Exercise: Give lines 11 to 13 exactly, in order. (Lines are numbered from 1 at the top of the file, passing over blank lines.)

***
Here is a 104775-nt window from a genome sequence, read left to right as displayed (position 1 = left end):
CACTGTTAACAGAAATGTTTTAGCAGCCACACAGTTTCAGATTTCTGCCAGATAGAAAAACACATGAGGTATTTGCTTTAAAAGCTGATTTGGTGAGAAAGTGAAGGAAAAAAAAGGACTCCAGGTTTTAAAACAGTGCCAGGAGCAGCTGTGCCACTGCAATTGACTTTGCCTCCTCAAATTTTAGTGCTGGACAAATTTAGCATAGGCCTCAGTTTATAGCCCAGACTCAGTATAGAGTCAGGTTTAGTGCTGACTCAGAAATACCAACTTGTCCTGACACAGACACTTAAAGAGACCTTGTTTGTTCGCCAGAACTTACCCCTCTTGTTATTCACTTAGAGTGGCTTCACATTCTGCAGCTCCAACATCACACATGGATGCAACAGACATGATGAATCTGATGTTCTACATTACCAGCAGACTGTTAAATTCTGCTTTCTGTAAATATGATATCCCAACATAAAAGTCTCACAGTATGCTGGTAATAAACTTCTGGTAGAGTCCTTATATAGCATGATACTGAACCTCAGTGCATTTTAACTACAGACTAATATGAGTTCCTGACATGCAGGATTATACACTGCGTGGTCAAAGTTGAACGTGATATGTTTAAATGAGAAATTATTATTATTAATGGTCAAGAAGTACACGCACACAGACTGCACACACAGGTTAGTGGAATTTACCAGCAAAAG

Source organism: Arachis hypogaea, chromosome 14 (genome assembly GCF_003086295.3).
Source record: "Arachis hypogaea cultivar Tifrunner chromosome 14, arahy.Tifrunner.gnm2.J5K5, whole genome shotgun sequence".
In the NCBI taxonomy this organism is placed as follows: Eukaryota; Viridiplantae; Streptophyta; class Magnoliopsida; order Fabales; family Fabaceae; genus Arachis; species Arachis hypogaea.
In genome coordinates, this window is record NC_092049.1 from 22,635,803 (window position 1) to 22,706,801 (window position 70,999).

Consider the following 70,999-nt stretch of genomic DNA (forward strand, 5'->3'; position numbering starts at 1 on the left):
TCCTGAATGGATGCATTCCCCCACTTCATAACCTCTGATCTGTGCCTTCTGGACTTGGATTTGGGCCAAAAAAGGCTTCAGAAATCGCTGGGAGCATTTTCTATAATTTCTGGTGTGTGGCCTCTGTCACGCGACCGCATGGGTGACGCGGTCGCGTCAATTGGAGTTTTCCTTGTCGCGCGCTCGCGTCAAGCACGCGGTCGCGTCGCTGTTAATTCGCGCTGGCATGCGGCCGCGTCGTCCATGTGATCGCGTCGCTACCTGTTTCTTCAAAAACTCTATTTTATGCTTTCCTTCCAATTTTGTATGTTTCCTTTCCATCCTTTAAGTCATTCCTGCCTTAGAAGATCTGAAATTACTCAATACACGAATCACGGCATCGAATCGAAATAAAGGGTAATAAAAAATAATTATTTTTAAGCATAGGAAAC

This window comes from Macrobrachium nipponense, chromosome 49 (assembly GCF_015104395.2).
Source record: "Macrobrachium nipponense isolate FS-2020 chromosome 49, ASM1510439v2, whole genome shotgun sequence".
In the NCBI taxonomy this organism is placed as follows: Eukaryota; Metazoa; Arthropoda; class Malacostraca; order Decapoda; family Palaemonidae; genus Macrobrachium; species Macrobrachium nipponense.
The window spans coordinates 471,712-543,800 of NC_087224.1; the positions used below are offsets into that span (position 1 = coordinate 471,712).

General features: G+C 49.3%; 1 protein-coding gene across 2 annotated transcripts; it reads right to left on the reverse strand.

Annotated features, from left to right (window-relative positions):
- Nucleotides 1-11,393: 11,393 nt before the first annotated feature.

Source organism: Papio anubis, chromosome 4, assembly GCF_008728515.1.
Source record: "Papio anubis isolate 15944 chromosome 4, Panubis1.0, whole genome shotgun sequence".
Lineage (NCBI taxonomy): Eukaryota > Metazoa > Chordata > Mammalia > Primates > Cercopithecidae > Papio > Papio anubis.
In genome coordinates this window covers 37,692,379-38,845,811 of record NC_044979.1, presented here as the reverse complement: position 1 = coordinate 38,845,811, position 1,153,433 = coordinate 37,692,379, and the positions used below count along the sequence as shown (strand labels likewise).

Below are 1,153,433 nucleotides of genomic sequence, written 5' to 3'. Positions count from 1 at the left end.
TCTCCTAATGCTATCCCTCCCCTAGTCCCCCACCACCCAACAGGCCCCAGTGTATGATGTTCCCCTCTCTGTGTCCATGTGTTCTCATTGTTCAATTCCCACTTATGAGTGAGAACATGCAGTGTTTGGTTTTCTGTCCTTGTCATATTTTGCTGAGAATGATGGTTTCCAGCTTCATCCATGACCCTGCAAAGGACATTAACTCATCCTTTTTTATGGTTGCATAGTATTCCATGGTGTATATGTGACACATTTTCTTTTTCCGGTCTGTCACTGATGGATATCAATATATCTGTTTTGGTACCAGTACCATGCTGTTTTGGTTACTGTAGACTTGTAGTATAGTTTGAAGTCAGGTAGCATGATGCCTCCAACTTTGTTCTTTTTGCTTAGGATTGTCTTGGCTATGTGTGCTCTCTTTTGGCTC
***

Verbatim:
In the NCBI taxonomy this organism is placed as follows: Eukaryota; Metazoa; Arthropoda; class Malacostraca; order Decapoda; family Palaemonidae; genus Macrobrachium; species Macrobrachium nipponense.
The window spans coordinates 471,712-543,800 of NC_087224.1; the positions used below are offsets into that span (position 1 = coordinate 471,712).

General features: G+C 49.3%; 1 protein-coding gene across 2 annotated transcripts; it reads right to left on the reverse strand.